"To achieve this, we will have to remain flexible, creative and empathetic."

Those three latter qualities were evident in the recent adaptation by FISU over age limits.

In order to ameliorate the impact of the postponements upon those affected generations of sporting students, FISU has stated that the age limit and eligibility rules for athletes at Chengdu 2021 will be adapted to allow the participation of students who would have been able to compete at the 2021 and 2022 editions.

The fact that Matytsin is Russian, at such a juncture of history, must be a particularly tricky circumstance for FISU. How easy or hard a decision was it to ban Russian and Belarus athletes, and to suspend the Yekaterinburg Summer World University Games?

"To exclude any athlete or any host is never easy," Saintrond responded.

Losing the services of its Russian President, Oleg Matytsin, until December this year has created a unique challenge for FISU ©Getty Images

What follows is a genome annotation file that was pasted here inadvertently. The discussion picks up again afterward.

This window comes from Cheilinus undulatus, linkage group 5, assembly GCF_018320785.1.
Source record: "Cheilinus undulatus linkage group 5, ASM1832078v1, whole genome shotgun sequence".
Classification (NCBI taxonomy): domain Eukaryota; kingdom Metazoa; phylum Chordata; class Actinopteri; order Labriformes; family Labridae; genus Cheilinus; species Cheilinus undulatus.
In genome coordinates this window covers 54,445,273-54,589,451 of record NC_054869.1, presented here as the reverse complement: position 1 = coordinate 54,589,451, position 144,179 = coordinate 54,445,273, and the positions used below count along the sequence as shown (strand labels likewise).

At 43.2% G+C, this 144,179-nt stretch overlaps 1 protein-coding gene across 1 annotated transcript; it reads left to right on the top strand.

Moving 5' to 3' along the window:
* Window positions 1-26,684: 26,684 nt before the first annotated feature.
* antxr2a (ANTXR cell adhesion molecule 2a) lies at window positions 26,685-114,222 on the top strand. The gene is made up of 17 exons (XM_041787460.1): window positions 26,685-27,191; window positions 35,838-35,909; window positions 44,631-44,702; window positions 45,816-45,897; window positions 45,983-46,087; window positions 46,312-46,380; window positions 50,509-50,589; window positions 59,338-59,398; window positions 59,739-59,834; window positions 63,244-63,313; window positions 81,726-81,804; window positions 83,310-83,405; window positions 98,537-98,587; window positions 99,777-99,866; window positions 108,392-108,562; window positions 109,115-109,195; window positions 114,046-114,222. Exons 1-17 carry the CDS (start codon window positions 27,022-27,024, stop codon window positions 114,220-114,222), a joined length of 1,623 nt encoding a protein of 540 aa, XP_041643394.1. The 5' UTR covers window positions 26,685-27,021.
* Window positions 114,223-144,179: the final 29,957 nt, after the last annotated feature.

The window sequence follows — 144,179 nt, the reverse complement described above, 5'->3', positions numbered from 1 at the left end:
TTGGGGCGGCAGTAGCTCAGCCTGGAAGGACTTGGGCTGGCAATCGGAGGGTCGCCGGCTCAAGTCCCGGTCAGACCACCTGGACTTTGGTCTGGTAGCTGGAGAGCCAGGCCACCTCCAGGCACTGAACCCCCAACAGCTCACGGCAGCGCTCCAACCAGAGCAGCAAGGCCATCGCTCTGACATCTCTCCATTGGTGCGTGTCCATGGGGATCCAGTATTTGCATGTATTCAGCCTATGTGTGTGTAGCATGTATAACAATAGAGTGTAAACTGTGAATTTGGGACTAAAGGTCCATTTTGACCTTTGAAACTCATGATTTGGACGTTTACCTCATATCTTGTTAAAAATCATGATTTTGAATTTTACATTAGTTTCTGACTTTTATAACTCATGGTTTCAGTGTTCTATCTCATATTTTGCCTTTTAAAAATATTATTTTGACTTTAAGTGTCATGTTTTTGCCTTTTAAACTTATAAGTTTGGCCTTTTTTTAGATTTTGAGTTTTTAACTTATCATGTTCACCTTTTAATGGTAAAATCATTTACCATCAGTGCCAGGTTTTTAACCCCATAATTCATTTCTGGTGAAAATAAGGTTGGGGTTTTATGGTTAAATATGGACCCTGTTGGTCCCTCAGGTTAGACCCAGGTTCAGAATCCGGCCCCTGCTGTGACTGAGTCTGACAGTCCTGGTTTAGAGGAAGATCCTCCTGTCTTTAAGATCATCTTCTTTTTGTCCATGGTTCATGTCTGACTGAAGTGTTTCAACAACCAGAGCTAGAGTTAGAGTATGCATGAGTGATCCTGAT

Losing the services of its Russian President, Oleg Matytsin, until December this year has created a unique challenge for FISU ©Getty Images

"These are decisions that FISU did not take lightly and they were only made after very careful consideration and in the interest safeguarding the welfare of both our athletes and our organising committees."

So what does Saintrond see as the greatest challenges within FISU over the next five years?

"The challenge," he replied, "is one that we share with our colleagues throughout the Olympic Movement: maintaining the importance of sport for young lives at a time when they are drawn in so many directions, by their digital and social lives, by their media consumption, by brands, by expectations of academic success and so on.

"Sport has never been more important as a vector for physical, mental and societal health. But without participation, these benefits cannot be enjoyed.

"FISU is supporting this kind of participation not only at the elite level. Thanks to our Healthy Campus project, which is now in action at universities all around the world, we are working towards supporting the well-being of all students.

"Meanwhile, there is a challenge we all face in the coming years - the challenge of climate change.